The ineffectiveness of previous efforts combined with public reports of DOD purchasing $600 toilet seats and $400 hammers (4) led President Reagan to sign Executive Order 12526, The President's Blue Ribbon Commission on Defense Management, on July 15, 1985. This Commission became known as the Packard Commission after the President designated David Packard as its chairman. The Commission was established to analyze and improve defense management practices, specifically including acquisition. The President directed that the Commission's first task was to "devote its attention to the procedures and activities of the Department of Defense associated with the procurement of military equipment and materiel." (5) After the Packard Commission's report was released in June of 1986, its recommendations had a high degree of policy significance. This was because many of the Commission's recommendations were included in the Goldwater-Nichols Department of Defense Reorganization Act of 1986, viewed by many as the most significant piece of defense legislation passed since the 1947 National Security Act. Examples of Commission recommendations included in Goldwater-Nichols, other related legislation, and presidential directives were the Undersecretary for Acquisition position, the SAE-PEO-PM (6) structure, a simplified acquisition code, a more professional acquisition corps and baselining requirements. (7)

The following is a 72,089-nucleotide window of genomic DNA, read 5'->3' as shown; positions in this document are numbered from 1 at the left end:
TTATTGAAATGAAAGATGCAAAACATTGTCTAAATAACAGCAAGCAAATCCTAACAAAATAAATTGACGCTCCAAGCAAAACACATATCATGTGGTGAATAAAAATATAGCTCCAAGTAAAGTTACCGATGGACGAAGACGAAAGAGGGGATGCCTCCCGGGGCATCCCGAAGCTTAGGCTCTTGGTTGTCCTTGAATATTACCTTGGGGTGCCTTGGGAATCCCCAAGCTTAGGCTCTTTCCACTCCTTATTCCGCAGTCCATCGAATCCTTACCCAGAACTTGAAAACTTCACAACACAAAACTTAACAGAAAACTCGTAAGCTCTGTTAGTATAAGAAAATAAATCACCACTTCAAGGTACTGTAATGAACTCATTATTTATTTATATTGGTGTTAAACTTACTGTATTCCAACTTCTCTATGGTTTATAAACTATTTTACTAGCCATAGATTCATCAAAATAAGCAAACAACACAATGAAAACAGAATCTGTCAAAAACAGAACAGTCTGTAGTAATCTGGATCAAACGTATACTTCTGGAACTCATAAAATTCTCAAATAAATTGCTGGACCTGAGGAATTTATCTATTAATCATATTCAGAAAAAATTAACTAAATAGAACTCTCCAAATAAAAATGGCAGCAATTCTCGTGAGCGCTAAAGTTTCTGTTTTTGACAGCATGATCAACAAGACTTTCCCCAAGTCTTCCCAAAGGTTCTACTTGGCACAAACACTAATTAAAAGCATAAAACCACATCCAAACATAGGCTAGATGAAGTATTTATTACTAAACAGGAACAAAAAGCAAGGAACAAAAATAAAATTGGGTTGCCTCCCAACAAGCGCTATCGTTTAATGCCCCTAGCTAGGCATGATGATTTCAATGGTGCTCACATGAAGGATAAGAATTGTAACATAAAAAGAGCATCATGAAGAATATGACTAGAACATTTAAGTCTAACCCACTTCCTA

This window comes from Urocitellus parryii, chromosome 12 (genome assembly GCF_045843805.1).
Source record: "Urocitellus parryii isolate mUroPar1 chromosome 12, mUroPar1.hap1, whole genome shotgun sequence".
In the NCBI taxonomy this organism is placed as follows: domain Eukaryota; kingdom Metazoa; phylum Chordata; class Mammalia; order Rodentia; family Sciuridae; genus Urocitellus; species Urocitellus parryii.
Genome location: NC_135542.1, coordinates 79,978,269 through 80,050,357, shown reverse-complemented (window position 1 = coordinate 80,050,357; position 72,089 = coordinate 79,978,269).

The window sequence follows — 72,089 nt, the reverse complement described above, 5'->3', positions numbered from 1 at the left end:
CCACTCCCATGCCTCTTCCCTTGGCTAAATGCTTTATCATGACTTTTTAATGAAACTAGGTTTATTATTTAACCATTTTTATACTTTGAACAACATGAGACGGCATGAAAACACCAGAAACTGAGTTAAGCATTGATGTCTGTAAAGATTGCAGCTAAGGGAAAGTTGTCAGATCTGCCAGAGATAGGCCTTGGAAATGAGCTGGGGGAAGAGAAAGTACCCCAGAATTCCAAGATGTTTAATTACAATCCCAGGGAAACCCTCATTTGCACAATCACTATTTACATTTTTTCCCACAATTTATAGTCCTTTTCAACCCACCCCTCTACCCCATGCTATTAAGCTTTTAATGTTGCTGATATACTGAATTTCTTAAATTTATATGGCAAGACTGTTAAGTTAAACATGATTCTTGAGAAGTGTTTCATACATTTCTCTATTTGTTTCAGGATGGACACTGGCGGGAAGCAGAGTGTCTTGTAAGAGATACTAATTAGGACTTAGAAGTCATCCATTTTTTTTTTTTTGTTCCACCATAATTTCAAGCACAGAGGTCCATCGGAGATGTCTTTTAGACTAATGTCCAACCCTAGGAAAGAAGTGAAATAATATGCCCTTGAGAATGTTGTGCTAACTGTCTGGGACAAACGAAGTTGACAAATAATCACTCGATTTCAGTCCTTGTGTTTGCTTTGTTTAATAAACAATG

Statutory Foundation. Title 10 of United States Code governs the defense acquisition structure. Title 10 does not devote a specific chapter to "defense acquisition" but its tenets are spread throughout, including the responsibilities of many positions in Defense Acquisition's organization, procedures that must be followed in defense acquisition practices, provisions for different methods of acquisition and Congressional reporting requirements. Title 10 also requires DOD to use the Federal Acquisition Regulation (FAR) for its procurement (or contracting) practices via its inclusion of and reference to the definitions and requirements outlined in the Chapter 7 of Title 41 of the United States Code. (8) National Defense Authorization Acts enacted into law may add or modify sections of Title 10 which address the defense acquisition structure or its practices, or even assign unique statutory requirements above and beyond those prescribed within the title.